I’ve been thinking about escapism for a while now.
What is escapism? Essentially, anything that takes us away from being fully present. So, this would include:
- Watching TV/movies (a personal favourite)
- Booze (ditto)
- Sex (can be – depending on context)
- Food (any emotional altering food – carbs to dampen, sugars to elevate, etc)
- Worrying (ie, misery-focused daydreaming)
- Non-essential shopping (aka “filling our lives with unnecessary crap”)
- Drugs (a lot of – but not all)
in other words, anything which numbs us.
also any form of distracting ourselves from the task at hand, or procrastination:
- Idly surfing the web
(we all have our personal favourites)
in other words, anything we’re doing primarily because it uses up time (while optionally making us feel slightly better).
A good question: Does this task take time, or am I doing it solely because it fills in my time?
Now, if you’re doing any of the above with the specific intention of being present while doing it, that’s a different kettle of fish. I am of course speaking in very broad terms – there are valid exceptions to all of the above.
While we’re doing any activity the key thing is to notice where our attention is, why we’re doing it, and whether our primary motivation is simply to avoid something else.
What is it that we are trying to avoid?
Usually it’s something unpleasant. A feeling we’re not comfortable with, a task we don’t enjoy, or maybe just life in general.
I saw a lot of this when I was working in investment banking in London, both in myself and others. It’s the “my life sucks, let’s get drunk!” solution. Where by “solution” I mean “escapism that really doesn’t do anything to help at all.”
In general, escapism, procrastination & avoidance all fit under the title “side-effects of aversion”.
You have an aversion to something, and procrastination etc are simply the result of that aversion. This is why “trying to stop procrastinating” rarely works. (also because it’s focusing on the problem, hence the above approach). You may have temporarily adjusted a result, but you haven’t dealt with the root cause.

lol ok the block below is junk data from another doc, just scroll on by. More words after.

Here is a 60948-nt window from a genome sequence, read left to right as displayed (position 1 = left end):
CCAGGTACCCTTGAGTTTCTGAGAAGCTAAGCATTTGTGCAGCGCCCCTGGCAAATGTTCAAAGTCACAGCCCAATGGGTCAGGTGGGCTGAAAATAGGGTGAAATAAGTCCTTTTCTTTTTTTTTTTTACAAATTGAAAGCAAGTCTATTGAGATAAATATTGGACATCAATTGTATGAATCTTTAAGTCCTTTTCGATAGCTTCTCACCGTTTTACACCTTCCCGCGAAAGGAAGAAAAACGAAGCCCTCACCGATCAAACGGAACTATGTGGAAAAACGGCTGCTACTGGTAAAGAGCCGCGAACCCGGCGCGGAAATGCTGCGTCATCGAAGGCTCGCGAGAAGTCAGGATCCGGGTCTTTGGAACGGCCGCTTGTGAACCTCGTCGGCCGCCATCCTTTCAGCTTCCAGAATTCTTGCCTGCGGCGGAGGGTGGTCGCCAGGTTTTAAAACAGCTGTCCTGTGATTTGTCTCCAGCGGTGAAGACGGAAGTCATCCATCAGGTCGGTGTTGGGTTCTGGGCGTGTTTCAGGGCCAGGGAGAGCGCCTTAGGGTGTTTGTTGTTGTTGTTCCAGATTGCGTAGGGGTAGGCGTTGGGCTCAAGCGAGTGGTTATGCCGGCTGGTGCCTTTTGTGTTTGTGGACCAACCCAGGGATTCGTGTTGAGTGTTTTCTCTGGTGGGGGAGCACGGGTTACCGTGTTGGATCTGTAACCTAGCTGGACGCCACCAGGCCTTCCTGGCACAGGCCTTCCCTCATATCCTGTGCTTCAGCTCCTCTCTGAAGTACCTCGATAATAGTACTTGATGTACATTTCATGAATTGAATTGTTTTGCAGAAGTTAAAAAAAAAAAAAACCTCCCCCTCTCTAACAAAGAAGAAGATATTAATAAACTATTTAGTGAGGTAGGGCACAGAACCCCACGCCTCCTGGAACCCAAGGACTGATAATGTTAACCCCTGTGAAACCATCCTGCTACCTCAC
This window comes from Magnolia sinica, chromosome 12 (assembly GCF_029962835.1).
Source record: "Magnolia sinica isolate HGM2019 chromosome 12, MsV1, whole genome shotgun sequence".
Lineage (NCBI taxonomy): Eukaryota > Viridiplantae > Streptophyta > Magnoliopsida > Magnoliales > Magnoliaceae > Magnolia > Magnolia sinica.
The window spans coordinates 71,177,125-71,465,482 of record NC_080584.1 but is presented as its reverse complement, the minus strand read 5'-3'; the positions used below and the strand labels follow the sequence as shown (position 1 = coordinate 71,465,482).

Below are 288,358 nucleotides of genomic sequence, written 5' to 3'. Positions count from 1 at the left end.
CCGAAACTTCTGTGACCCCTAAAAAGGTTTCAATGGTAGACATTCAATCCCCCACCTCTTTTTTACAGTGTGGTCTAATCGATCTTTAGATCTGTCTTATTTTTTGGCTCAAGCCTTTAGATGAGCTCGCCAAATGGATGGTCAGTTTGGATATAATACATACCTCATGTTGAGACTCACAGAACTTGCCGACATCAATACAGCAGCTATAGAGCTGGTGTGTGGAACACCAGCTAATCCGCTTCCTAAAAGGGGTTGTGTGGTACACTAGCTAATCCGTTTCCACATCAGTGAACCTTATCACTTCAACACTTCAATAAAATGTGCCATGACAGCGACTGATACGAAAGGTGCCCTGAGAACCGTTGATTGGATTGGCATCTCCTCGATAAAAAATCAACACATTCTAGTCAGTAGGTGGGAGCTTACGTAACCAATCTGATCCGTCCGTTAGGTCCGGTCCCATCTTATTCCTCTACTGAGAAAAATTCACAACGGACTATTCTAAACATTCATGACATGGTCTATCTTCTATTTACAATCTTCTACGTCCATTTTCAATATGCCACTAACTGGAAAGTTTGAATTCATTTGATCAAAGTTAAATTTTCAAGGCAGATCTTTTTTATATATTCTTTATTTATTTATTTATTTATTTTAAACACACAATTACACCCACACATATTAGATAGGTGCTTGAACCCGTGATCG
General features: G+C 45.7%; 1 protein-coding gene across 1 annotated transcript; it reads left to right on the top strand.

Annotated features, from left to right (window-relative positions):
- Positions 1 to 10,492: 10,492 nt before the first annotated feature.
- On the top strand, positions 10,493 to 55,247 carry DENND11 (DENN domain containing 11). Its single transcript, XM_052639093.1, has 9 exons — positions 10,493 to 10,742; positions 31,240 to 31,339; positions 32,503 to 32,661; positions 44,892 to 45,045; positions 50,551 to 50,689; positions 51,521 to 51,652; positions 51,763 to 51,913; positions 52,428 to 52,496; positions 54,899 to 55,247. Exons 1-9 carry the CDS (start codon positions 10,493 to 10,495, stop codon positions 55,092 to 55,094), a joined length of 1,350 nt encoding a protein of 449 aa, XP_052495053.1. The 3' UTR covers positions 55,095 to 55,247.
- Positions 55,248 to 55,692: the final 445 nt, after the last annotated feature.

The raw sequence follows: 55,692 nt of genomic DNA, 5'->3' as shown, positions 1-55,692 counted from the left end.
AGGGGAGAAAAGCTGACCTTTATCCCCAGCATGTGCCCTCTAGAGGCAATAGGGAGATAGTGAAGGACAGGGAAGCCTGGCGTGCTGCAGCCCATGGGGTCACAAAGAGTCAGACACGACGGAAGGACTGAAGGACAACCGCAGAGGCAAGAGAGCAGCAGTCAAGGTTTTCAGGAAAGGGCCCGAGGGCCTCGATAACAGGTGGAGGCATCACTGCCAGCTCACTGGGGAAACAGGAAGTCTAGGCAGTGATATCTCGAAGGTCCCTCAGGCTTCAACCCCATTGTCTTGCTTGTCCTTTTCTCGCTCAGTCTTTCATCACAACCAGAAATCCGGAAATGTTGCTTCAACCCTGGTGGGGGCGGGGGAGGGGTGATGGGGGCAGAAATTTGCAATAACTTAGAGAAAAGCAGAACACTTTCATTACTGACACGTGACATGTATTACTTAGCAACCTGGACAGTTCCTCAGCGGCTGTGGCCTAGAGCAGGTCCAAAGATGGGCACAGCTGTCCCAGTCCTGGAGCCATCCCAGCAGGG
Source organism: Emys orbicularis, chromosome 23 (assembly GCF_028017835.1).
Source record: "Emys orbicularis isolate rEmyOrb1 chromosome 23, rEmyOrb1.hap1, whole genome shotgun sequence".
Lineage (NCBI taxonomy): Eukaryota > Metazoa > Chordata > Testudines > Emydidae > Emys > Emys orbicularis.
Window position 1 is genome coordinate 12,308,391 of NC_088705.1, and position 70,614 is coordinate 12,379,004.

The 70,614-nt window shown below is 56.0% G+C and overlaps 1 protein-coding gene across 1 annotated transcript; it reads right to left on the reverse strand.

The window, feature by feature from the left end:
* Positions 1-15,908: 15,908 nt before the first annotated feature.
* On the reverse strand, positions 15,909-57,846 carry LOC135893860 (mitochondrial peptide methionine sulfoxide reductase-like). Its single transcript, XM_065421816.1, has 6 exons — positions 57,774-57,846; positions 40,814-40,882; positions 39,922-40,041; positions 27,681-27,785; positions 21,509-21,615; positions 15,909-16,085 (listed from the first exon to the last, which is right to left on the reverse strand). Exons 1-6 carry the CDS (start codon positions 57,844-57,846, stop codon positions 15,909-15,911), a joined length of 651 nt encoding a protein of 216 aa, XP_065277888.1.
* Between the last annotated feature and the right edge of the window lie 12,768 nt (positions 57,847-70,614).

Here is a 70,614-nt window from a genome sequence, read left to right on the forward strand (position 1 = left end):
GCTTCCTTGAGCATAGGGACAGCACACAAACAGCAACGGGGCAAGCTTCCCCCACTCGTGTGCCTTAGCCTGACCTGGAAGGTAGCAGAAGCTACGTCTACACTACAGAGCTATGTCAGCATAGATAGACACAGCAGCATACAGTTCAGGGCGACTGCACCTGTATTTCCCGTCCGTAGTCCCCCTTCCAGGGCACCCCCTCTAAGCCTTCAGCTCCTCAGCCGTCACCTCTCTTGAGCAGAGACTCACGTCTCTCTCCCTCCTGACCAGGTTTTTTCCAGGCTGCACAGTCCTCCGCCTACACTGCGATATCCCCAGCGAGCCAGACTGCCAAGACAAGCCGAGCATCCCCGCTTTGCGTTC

The Bhagavad Gita talks about the two forms of wanting – attachment & aversion. Releasing both forms is what leads to enlightenment, ie, the cessation of suffering.
So, in order to drop, say, TV watching, you need to first ask “What am I avoiding, by watching TV?” Then, you need to heal/drop/etc that aversion.
It’s also super useful to ask “What’s the upside of TV watching?” “What’s my payoff?” “What’s the benefit I perceive?” and so on. Ie, drop the attachment.
This then leaves you in a place where you’re free to make a choice (watch/don’t-watch) with zero internal emotional tension.
Dumping your aversions
As an example, you have a blog post you need to get written. It’s causing you pain, or not flowing like it usually does. A whole raft of negative thoughts are floating around it (I’m not good enough. I can’t think of anything to write. Nobody reads my stuff anyway. It’s all crap. I’m blocked… the list goes on). Those are all your aversions to doing the task at hand – writing that post.
I find tapping my karate chop point (the fleshy side of your hand where you would, hypothetically, karate chop someone) while asking “What’s my aversion to writing this post” or “Why don’t I want to do this?” or “What sucks about this?” helps bring those aversive thoughts to the surface. I can then write each down, in turn, and move to the next one. Really, just ask whatever resonates for you.